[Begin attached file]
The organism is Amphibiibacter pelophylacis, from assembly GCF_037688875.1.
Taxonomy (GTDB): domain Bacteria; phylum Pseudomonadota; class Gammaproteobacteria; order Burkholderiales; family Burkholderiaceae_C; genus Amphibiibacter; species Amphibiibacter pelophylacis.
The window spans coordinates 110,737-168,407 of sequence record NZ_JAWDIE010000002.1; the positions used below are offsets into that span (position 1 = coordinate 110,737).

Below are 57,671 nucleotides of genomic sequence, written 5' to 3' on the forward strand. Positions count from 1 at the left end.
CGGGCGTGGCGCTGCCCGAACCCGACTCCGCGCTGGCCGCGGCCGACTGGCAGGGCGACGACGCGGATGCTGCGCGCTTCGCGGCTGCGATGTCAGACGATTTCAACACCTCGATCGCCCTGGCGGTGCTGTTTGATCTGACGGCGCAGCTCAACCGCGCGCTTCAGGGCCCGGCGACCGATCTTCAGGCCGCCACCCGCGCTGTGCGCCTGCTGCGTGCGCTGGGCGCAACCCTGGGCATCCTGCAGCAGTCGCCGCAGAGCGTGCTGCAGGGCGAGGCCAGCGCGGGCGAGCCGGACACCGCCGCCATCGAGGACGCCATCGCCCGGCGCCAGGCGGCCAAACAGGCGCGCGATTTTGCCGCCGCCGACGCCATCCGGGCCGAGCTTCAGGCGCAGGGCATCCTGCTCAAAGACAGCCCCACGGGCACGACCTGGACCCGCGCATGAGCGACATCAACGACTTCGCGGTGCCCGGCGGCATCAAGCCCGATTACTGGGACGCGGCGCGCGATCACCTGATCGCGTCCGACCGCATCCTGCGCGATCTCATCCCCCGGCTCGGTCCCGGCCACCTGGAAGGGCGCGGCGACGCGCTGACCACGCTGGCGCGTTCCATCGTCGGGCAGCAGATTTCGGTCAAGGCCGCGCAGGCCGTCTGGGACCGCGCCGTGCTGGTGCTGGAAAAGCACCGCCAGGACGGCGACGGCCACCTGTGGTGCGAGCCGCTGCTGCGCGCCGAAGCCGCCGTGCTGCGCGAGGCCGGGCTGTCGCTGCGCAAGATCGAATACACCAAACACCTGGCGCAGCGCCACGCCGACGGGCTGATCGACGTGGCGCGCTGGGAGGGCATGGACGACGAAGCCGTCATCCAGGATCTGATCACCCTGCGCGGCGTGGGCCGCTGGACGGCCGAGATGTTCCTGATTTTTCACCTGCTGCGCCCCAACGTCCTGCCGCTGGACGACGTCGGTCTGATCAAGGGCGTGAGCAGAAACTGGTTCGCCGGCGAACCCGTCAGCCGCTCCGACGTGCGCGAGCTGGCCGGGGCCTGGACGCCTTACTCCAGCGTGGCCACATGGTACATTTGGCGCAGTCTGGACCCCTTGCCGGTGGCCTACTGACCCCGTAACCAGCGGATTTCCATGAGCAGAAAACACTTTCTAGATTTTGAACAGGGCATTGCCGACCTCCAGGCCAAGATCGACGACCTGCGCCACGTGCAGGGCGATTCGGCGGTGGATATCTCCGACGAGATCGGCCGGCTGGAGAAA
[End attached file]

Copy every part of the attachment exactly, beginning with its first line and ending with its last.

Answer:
The organism is Amphibiibacter pelophylacis, from assembly GCF_037688875.1.
Taxonomy (GTDB): domain Bacteria; phylum Pseudomonadota; class Gammaproteobacteria; order Burkholderiales; family Burkholderiaceae_C; genus Amphibiibacter; species Amphibiibacter pelophylacis.
The window spans coordinates 110,737-168,407 of sequence record NZ_JAWDIE010000002.1; the positions used below are offsets into that span (position 1 = coordinate 110,737).

Below are 57,671 nucleotides of genomic sequence, written 5' to 3' on the forward strand. Positions count from 1 at the left end.
CGGGCGTGGCGCTGCCCGAACCCGACTCCGCGCTGGCCGCGGCCGACTGGCAGGGCGACGACGCGGATGCTGCGCGCTTCGCGGCTGCGATGTCAGACGATTTCAACACCTCGATCGCCCTGGCGGTGCTGTTTGATCTGACGGCGCAGCTCAACCGCGCGCTTCAGGGCCCGGCGACCGATCTTCAGGCCGCCACCCGCGCTGTGCGCCTGCTGCGTGCGCTGGGCGCAACCCTGGGCATCCTGCAGCAGTCGCCGCAGAGCGTGCTGCAGGGCGAGGCCAGCGCGGGCGAGCCGGACACCGCCGCCATCGAGGACGCCATCGCCCGGCGCCAGGCGGCCAAACAGGCGCGCGATTTTGCCGCCGCCGACGCCATCCGGGCCGAGCTTCAGGCGCAGGGCATCCTGCTCAAAGACAGCCCCACGGGCACGACCTGGACCCGCGCATGAGCGACATCAACGACTTCGCGGTGCCCGGCGGCATCAAGCCCGATTACTGGGACGCGGCGCGCGATCACCTGATCGCGTCCGACCGCATCCTGCGCGATCTCATCCCCCGGCTCGGTCCCGGCCACCTGGAAGGGCGCGGCGACGCGCTGACCACGCTGGCGCGTTCCATCGTCGGGCAGCAGATTTCGGTCAAGGCCGCGCAGGCCGTCTGGGACCGCGCCGTGCTGGTGCTGGAAAAGCACCGCCAGGACGGCGACGGCCACCTGTGGTGCGAGCCGCTGCTGCGCGCCGAAGCCGCCGTGCTGCGCGAGGCCGGGCTGTCGCTGCGCAAGATCGAATACACCAAACACCTGGCGCAGCGCCACGCCGACGGGCTGATCGACGTGGCGCGCTGGGAGGGCATGGACGACGAAGCCGTCATCCAGGATCTGATCACCCTGCGCGGCGTGGGCCGCTGGACGGCCGAGATGTTCCTGATTTTTCACCTGCTGCGCCCCAACGTCCTGCCGCTGGACGACGTCGGTCTGATCAAGGGCGTGAGCAGAAACTGGTTCGCCGGCGAACCCGTCAGCCGCTCCGACGTGCGCGAGCTGGCCGGGGCCTGGACGCCTTACTCCAGCGTGGCCACATGGTACATTTGGCGCAGTCTGGACCCCTTGCCGGTGGCCTACTGACCCCGTAACCAGCGGATTTCCATGAGCAGAAAACACTTTCTAGATTTTGAACAGGGCATTGCCGACCTCCAGGCCAAGATCGACGACCTGCGCCACGTGCAGGGCGATTCGGCGGTGGATATCTCCGACGAGATCGGCCGGCTGGAGAAA